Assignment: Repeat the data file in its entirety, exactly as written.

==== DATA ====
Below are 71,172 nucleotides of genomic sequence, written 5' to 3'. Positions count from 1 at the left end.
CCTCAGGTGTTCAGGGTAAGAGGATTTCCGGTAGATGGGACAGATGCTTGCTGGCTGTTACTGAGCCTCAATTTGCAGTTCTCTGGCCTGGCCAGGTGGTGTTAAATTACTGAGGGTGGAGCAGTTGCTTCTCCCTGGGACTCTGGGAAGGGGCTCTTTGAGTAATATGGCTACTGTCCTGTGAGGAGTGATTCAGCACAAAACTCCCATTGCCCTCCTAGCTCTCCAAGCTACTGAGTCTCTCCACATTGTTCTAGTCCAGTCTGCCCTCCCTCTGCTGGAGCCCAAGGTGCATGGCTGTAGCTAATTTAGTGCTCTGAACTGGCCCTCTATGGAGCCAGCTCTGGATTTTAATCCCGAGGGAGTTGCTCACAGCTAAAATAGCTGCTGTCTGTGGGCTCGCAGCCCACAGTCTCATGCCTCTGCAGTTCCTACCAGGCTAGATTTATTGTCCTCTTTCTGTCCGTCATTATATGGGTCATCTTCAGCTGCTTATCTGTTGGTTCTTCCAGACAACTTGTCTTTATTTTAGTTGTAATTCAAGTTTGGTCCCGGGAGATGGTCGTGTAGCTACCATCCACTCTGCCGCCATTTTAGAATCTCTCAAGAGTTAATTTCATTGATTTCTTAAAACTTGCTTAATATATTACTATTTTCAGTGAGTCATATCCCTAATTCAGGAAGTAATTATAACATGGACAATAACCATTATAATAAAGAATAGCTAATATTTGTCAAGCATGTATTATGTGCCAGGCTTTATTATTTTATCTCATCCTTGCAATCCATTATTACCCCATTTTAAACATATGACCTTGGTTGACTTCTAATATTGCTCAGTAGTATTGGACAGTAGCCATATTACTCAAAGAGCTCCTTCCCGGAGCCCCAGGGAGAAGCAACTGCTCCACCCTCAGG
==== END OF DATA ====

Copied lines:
Below are 71,172 nucleotides of genomic sequence, written 5' to 3'. Positions count from 1 at the left end.
CCTCAGGTGTTCAGGGTAAGAGGATTTCCGGTAGATGGGACAGATGCTTGCTGGCTGTTACTGAGCCTCAATTTGCAGTTCTCTGGCCTGGCCAGGTGGTGTTAAATTACTGAGGGTGGAGCAGTTGCTTCTCCCTGGGACTCTGGGAAGGGGCTCTTTGAGTAATATGGCTACTGTCCTGTGAGGAGTGATTCAGCACAAAACTCCCATTGCCCTCCTAGCTCTCCAAGCTACTGAGTCTCTCCACATTGTTCTAGTCCAGTCTGCCCTCCCTCTGCTGGAGCCCAAGGTGCATGGCTGTAGCTAATTTAGTGCTCTGAACTGGCCCTCTATGGAGCCAGCTCTGGATTTTAATCCCGAGGGAGTTGCTCACAGCTAAAATAGCTGCTGTCTGTGGGCTCGCAGCCCACAGTCTCATGCCTCTGCAGTTCCTACCAGGCTAGATTTATTGTCCTCTTTCTGTCCGTCATTATATGGGTCATCTTCAGCTGCTTATCTGTTGGTTCTTCCAGACAACTTGTCTTTATTTTAGTTGTAATTCAAGTTTGGTCCCGGGAGATGGTCGTGTAGCTACCATCCACTCTGCCGCCATTTTAGAATCTCTCAAGAGTTAATTTCATTGATTTCTTAAAACTTGCTTAATATATTACTATTTTCAGTGAGTCATATCCCTAATTCAGGAAGTAATTATAACATGGACAATAACCATTATAATAAAGAATAGCTAATATTTGTCAAGCATGTATTATGTGCCAGGCTTTATTATTTTATCTCATCCTTGCAATCCATTATTACCCCATTTTAAACATATGACCTTGGTTGACTTCTAATATTGCTCAGTAGTATTGGACAGTAGCCATATTACTCAAAGAGCTCCTTCCCGGAGCCCCAGGGAGAAGCAACTGCTCCACCCTCAGG